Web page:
The Fed's meeting minutes released on Wednesday did not bring any surprises to the markets, but it confirmed some of the points that had been expected before. As a result, we saw the U.S. dollar slide slightly to stop the rally against major currencies.
The Fed's May policy meeting minutes, which saw fixing holding interest rates between 1.50% and 1.75%, showed that members had agreed to continue the gradual raise of interest rates at least once this year, raising the likelihood of a rate hike at the bank's next meeting in June.
In addition, the current growth pace is reassuring to members that it will help inflation reach the central nank's target of 2%, but the members explained that the Bank will allow inflation to exceed the Bank's target for a specified period of time.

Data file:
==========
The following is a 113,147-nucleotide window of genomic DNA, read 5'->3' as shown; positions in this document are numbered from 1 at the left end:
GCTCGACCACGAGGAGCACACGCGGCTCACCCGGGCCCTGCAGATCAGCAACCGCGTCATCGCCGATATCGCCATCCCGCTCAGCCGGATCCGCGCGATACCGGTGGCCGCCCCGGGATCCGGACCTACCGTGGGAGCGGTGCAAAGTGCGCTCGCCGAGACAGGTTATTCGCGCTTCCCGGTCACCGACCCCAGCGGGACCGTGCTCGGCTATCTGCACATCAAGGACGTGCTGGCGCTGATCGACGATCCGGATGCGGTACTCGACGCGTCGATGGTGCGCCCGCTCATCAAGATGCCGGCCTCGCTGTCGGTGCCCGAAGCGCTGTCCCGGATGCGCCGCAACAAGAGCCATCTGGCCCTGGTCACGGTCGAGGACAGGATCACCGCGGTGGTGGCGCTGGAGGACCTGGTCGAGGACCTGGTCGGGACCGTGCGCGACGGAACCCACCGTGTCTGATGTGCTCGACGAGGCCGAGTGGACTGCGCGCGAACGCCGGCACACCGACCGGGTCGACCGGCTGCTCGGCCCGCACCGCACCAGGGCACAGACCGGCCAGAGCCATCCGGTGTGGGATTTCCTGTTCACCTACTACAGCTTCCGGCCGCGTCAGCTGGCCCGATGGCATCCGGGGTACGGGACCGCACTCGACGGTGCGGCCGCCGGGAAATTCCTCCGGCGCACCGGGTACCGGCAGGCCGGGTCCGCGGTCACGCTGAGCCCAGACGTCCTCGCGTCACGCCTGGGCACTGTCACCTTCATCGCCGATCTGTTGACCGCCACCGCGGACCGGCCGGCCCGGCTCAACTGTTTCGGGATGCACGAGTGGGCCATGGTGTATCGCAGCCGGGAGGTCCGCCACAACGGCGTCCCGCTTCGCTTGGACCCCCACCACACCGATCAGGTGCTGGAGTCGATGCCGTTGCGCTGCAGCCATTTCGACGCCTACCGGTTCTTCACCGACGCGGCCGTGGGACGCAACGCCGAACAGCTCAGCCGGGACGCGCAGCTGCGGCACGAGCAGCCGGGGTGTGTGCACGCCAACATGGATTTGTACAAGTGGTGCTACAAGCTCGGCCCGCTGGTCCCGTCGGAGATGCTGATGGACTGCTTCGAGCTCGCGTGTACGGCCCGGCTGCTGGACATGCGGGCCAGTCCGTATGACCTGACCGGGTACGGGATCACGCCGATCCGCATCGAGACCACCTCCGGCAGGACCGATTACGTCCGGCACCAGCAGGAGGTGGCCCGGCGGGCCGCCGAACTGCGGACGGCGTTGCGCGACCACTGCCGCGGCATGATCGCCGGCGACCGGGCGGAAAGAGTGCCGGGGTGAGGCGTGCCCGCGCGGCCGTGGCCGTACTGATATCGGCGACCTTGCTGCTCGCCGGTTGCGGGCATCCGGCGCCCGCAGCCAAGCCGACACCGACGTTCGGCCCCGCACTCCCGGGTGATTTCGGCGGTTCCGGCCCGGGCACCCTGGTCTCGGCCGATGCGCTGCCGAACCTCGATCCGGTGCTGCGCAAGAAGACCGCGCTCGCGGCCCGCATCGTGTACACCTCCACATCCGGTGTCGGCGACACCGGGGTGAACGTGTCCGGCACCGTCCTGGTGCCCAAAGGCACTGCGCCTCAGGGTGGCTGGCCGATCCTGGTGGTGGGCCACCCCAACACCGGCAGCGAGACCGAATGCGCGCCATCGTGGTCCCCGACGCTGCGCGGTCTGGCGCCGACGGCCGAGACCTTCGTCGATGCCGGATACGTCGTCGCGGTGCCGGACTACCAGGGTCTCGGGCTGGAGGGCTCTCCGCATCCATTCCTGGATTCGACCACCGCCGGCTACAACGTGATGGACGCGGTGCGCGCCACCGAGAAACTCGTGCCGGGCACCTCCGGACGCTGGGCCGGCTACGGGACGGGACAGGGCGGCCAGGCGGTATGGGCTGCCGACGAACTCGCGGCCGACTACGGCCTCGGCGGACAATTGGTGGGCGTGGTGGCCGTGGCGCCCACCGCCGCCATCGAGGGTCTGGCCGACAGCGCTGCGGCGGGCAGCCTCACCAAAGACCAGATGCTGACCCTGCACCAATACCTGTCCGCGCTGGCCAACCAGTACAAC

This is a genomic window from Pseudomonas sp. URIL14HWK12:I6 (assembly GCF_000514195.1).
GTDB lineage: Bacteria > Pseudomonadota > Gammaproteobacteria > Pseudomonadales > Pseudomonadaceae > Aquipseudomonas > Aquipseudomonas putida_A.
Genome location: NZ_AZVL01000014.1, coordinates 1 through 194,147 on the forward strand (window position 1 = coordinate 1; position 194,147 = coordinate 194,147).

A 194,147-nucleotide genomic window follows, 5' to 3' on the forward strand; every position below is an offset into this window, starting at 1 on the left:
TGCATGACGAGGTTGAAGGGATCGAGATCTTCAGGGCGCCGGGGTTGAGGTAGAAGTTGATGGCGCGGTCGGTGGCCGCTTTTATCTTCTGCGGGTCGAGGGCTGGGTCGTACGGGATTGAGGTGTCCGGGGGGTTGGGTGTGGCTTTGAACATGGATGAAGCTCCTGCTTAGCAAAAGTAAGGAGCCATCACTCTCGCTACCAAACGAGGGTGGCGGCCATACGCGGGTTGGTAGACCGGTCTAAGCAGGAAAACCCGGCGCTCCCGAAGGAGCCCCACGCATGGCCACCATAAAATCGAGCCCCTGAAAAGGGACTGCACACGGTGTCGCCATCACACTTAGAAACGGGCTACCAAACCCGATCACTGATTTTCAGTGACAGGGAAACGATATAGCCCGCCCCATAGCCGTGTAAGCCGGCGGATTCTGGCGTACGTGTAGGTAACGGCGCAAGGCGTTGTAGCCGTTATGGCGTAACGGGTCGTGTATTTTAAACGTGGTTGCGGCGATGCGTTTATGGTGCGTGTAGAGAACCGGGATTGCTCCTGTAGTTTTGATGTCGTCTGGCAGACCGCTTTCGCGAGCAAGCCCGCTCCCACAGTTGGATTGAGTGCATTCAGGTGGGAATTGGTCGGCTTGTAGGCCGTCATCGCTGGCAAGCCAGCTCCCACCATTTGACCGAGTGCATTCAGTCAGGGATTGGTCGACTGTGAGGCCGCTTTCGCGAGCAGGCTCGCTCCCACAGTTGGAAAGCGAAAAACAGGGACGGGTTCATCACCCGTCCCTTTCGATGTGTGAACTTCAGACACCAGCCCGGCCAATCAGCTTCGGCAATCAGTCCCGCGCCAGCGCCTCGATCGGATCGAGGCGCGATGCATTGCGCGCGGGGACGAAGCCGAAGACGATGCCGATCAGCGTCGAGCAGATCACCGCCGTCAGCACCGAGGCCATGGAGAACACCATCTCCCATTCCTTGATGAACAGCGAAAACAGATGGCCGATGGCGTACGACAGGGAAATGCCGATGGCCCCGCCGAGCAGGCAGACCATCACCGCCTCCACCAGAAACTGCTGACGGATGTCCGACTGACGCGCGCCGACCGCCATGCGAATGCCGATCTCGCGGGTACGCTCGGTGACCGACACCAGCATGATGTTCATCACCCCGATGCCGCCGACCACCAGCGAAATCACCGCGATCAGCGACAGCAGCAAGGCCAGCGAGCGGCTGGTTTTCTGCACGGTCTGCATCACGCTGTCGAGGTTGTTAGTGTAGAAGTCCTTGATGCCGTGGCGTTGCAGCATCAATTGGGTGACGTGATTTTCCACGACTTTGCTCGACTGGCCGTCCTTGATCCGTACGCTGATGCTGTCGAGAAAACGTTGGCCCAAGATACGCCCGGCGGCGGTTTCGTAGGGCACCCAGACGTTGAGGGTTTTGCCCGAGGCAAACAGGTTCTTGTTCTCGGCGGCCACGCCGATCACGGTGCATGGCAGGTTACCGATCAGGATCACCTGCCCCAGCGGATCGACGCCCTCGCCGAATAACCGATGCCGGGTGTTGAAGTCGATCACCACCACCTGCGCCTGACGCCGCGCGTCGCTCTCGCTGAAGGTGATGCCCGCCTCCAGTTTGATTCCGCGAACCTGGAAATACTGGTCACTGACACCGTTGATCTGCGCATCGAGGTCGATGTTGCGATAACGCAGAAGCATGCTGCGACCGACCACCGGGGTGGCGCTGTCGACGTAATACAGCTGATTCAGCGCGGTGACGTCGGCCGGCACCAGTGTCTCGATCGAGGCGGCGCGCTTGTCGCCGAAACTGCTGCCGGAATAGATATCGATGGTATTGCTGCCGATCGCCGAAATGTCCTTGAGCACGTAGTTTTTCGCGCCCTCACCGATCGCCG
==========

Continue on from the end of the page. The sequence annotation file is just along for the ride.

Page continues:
The current trade tensions after the opening of file of raising tariffs on US imports has increased the emergence of large-scale risks.
The U.S. dollar hit its highest level against a basket of major currencies since nearly six months at 94.10, according to the dollar index, during yesterday's trading, before falling back again and recording a low at 93.59.
The yield on the 10-year government bonds fell for a second day in a row to hit a low of 2.977% after the minutes showed that there was no need to rush to increase the pace of raising interest rates.
The dollar levels are likely to stabilize near their highest levels, due
to weakness in other major currencies as well as current tensions in financial
markets as Trump announces his intention to raise tariffs on auto imports,
bringing the trade crisis back on track.